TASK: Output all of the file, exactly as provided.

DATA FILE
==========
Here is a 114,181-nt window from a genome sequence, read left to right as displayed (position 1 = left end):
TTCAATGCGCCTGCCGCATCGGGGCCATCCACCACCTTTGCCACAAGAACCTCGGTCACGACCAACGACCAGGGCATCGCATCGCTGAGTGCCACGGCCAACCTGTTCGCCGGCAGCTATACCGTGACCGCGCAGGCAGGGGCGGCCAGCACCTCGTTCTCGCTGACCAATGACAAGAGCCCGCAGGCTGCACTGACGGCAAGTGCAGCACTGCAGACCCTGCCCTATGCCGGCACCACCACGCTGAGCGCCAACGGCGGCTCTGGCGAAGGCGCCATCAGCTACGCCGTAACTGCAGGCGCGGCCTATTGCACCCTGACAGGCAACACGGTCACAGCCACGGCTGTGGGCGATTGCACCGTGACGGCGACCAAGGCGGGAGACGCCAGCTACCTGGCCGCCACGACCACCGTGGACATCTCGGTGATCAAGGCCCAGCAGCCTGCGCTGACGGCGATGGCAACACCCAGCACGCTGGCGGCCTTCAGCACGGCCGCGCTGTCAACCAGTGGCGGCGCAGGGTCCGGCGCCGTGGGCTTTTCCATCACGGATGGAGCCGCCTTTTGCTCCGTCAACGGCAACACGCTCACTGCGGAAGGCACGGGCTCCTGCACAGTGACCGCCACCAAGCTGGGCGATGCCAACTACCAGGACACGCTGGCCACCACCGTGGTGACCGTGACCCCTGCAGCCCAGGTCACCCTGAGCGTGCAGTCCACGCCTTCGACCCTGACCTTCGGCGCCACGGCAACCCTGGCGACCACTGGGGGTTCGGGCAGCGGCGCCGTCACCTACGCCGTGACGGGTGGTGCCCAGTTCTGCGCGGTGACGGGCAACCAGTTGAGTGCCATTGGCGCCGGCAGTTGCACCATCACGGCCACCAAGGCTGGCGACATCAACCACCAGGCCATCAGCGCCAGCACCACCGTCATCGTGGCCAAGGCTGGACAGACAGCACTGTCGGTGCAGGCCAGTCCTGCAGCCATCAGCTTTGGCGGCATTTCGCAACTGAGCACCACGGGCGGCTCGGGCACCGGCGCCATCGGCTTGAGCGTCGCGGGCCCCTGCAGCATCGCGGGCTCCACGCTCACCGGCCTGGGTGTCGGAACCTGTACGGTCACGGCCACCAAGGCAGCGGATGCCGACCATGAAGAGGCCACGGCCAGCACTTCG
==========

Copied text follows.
Here is a 114,181-nt window from a genome sequence, read left to right as displayed (position 1 = left end):
TTCAATGCGCCTGCCGCATCGGGGCCATCCACCACCTTTGCCACAAGAACCTCGGTCACGACCAACGACCAGGGCATCGCATCGCTGAGTGCCACGGCCAACCTGTTCGCCGGCAGCTATACCGTGACCGCGCAGGCAGGGGCGGCCAGCACCTCGTTCTCGCTGACCAATGACAAGAGCCCGCAGGCTGCACTGACGGCAAGTGCAGCACTGCAGACCCTGCCCTATGCCGGCACCACCACGCTGAGCGCCAACGGCGGCTCTGGCGAAGGCGCCATCAGCTACGCCGTAACTGCAGGCGCGGCCTATTGCACCCTGACAGGCAACACGGTCACAGCCACGGCTGTGGGCGATTGCACCGTGACGGCGACCAAGGCGGGAGACGCCAGCTACCTGGCCGCCACGACCACCGTGGACATCTCGGTGATCAAGGCCCAGCAGCCTGCGCTGACGGCGATGGCAACACCCAGCACGCTGGCGGCCTTCAGCACGGCCGCGCTGTCAACCAGTGGCGGCGCAGGGTCCGGCGCCGTGGGCTTTTCCATCACGGATGGAGCCGCCTTTTGCTCCGTCAACGGCAACACGCTCACTGCGGAAGGCACGGGCTCCTGCACAGTGACCGCCACCAAGCTGGGCGATGCCAACTACCAGGACACGCTGGCCACCACCGTGGTGACCGTGACCCCTGCAGCCCAGGTCACCCTGAGCGTGCAGTCCACGCCTTCGACCCTGACCTTCGGCGCCACGGCAACCCTGGCGACCACTGGGGGTTCGGGCAGCGGCGCCGTCACCTACGCCGTGACGGGTGGTGCCCAGTTCTGCGCGGTGACGGGCAACCAGTTGAGTGCCATTGGCGCCGGCAGTTGCACCATCACGGCCACCAAGGCTGGCGACATCAACCACCAGGCCATCAGCGCCAGCACCACCGTCATCGTGGCCAAGGCTGGACAGACAGCACTGTCGGTGCAGGCCAGTCCTGCAGCCATCAGCTTTGGCGGCATTTCGCAACTGAGCACCACGGGCGGCTCGGGCACCGGCGCCATCGGCTTGAGCGTCGCGGGCCCCTGCAGCATCGCGGGCTCCACGCTCACCGGCCTGGGTGTCGGAACCTGTACGGTCACGGCCACCAAGGCAGCGGATGCCGACCATGAAGAGGCCACGGCCAGCACTTCG